Hasan Vatandaslar was during his PhD studies in the Stoffel lab doing a research stay in the Tusch lab supported by the NCCR Lab Exchange Program, when the Covid-19 pandemic hit New York. He decided to switch his research focus to SARS-CoV-2 and continued to work in the lab. He described this experience in an article for the NCCR Newsletter. One outcome of this research was the paper "A Systematic Study on the Optimal Nucleotide Analogue Concentration and Rate Limiting Nucleotide of the SARS-CoV-2 RNA-Dependent RNA Polymerase" which has been published in the International Journal of Molecular Sciences.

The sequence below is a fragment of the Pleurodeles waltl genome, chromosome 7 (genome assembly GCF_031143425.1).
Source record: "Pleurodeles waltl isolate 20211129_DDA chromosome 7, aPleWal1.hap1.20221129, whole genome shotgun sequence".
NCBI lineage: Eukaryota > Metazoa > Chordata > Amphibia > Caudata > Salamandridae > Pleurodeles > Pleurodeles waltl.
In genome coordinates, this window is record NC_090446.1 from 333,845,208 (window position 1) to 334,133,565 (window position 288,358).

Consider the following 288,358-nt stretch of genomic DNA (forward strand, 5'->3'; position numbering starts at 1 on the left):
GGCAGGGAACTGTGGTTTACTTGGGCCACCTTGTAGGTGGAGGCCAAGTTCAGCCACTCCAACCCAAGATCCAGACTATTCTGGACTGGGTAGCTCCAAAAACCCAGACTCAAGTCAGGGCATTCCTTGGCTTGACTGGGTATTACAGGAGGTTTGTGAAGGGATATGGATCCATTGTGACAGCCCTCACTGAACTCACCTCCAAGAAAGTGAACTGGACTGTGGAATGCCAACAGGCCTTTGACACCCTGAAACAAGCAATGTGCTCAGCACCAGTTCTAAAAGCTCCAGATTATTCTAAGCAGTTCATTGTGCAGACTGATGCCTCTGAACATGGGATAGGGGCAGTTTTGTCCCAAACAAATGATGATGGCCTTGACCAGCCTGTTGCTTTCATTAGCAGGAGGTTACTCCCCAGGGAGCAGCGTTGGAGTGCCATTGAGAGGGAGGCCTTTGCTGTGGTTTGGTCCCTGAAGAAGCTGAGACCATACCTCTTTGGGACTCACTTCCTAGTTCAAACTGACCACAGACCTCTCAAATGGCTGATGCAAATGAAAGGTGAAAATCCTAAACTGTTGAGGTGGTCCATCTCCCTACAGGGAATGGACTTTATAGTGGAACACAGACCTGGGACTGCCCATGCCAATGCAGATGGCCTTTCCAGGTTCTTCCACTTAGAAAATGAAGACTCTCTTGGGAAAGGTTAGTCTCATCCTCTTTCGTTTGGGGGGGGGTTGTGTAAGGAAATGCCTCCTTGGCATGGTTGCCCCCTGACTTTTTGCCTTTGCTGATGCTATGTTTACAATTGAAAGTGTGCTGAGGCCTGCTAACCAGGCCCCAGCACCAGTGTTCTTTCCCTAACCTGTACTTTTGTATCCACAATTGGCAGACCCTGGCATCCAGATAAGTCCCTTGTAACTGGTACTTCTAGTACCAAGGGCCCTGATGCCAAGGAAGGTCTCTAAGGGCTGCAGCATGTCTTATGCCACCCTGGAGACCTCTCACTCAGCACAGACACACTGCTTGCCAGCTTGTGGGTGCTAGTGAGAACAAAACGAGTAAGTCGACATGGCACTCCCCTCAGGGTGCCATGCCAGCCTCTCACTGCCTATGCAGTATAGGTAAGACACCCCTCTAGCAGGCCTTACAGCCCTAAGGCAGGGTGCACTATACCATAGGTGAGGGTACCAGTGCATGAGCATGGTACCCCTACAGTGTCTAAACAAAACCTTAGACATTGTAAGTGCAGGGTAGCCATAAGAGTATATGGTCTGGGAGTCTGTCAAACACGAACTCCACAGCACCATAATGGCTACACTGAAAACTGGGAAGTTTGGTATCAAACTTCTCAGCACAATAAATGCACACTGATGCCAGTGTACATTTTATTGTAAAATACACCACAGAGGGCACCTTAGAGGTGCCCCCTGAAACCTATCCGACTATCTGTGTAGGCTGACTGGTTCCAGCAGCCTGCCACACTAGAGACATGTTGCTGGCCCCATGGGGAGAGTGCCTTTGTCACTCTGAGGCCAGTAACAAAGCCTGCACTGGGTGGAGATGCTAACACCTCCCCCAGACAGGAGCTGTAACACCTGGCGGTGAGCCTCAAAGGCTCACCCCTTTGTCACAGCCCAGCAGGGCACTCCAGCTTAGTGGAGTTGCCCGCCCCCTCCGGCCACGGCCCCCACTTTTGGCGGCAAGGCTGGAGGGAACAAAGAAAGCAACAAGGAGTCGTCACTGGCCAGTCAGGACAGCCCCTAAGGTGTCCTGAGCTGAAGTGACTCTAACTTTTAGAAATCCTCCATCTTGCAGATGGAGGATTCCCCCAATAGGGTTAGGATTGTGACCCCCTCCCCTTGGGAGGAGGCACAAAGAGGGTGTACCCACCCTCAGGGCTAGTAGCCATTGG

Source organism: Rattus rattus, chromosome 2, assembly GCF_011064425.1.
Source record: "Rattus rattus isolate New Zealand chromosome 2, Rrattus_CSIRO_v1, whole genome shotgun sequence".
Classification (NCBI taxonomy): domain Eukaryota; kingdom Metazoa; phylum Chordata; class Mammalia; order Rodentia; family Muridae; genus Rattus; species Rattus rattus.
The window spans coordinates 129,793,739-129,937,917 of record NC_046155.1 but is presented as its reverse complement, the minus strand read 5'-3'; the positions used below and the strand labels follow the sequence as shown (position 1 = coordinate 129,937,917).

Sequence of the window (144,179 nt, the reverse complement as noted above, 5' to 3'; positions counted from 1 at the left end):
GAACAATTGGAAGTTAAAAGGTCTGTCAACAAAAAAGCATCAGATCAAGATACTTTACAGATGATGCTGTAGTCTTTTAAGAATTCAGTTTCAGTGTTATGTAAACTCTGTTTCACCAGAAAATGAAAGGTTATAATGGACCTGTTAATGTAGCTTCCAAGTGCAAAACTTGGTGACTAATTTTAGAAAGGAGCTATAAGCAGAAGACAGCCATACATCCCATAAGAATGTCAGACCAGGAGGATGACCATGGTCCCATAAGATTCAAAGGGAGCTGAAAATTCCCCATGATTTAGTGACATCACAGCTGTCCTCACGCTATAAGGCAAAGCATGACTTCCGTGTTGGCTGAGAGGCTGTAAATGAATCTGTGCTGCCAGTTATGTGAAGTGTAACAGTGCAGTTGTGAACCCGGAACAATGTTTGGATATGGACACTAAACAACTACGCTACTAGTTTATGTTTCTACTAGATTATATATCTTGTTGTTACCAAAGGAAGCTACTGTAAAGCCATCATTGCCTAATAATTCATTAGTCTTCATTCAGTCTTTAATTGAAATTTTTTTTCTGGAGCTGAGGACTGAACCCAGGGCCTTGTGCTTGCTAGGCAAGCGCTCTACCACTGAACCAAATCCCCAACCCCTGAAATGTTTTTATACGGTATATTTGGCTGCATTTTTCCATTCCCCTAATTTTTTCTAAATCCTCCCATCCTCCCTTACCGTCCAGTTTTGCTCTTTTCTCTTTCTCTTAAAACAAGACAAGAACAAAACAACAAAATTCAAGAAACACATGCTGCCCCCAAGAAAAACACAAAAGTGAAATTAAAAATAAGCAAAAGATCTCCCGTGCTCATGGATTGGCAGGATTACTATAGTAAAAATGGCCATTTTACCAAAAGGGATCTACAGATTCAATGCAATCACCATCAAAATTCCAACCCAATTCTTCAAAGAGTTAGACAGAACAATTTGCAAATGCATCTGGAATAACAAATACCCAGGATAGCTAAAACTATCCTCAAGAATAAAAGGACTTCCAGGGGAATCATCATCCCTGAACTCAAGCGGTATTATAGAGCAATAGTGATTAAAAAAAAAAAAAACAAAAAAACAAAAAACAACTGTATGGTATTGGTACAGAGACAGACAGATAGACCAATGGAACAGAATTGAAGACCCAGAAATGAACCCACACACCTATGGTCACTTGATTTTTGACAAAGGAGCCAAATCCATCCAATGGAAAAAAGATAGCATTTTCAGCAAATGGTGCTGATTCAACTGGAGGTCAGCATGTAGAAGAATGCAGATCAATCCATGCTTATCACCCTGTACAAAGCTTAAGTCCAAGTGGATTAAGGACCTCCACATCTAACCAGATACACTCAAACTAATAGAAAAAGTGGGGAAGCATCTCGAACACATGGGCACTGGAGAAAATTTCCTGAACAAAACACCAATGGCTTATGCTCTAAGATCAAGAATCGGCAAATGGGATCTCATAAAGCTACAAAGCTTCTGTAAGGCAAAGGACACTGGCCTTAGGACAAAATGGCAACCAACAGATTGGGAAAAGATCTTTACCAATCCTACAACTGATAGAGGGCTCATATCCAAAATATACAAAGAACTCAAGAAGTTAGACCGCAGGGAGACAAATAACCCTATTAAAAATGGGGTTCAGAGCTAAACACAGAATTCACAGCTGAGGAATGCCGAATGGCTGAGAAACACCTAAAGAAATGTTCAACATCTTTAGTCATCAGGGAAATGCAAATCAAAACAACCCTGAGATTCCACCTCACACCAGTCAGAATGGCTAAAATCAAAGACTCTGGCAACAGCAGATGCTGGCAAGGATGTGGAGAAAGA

The current COVID-19 pandemic has highlighted the necessity of more efficient antiviral compounds. The antiviral efficacy of adenosine-based analogs, the main repurposed drugs for SARS- CoV-2 RNA-dependent RNA polymerase (RdRp) inhibition, is mainly assessed through in vitro or cell-free polymerization assays, under arbitrary conditions that do not reflect the physiological environment. We show that SARS-CoV-2 RdRp inhibition efficiency of remdesivir and cordycepin, two common adenosine analogs, is influenced by endogenous adenosine level, and that the current clinically approved concentrations for COVID-19 treatment are suboptimal for effective RdRp inhibi- tion. Furthermore, we identified GTP as the rate-limiting nucleotide of SARS-CoV-2 replication. Our results demonstrate that nucleotide sensitivity of the RdRp complex and competition of nucleoside analog drugs against endogenous concentrations of nucleotides are crucial elements to be considered when designing new SARS-CoV-2 antiviral compounds.